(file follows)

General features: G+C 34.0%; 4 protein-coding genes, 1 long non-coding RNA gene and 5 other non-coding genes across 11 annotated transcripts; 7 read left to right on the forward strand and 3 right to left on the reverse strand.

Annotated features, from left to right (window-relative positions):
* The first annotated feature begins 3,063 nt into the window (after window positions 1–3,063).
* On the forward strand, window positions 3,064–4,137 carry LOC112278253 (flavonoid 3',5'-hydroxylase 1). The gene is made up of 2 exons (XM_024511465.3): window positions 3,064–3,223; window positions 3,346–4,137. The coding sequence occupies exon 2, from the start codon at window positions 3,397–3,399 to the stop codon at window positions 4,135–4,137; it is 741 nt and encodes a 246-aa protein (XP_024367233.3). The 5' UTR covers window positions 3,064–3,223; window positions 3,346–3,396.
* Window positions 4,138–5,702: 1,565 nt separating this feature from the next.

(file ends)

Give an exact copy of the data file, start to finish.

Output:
General features: G+C 34.0%; 4 protein-coding genes, 1 long non-coding RNA gene and 5 other non-coding genes across 11 annotated transcripts; 7 read left to right on the forward strand and 3 right to left on the reverse strand.

Annotated features, from left to right (window-relative positions):
* The first annotated feature begins 3,063 nt into the window (after window positions 1–3,063).
* On the forward strand, window positions 3,064–4,137 carry LOC112278253 (flavonoid 3',5'-hydroxylase 1). The gene is made up of 2 exons (XM_024511465.3): window positions 3,064–3,223; window positions 3,346–4,137. The coding sequence occupies exon 2, from the start codon at window positions 3,397–3,399 to the stop codon at window positions 4,135–4,137; it is 741 nt and encodes a 246-aa protein (XP_024367233.3). The 5' UTR covers window positions 3,064–3,223; window positions 3,346–3,396.
* Window positions 4,138–5,702: 1,565 nt separating this feature from the next.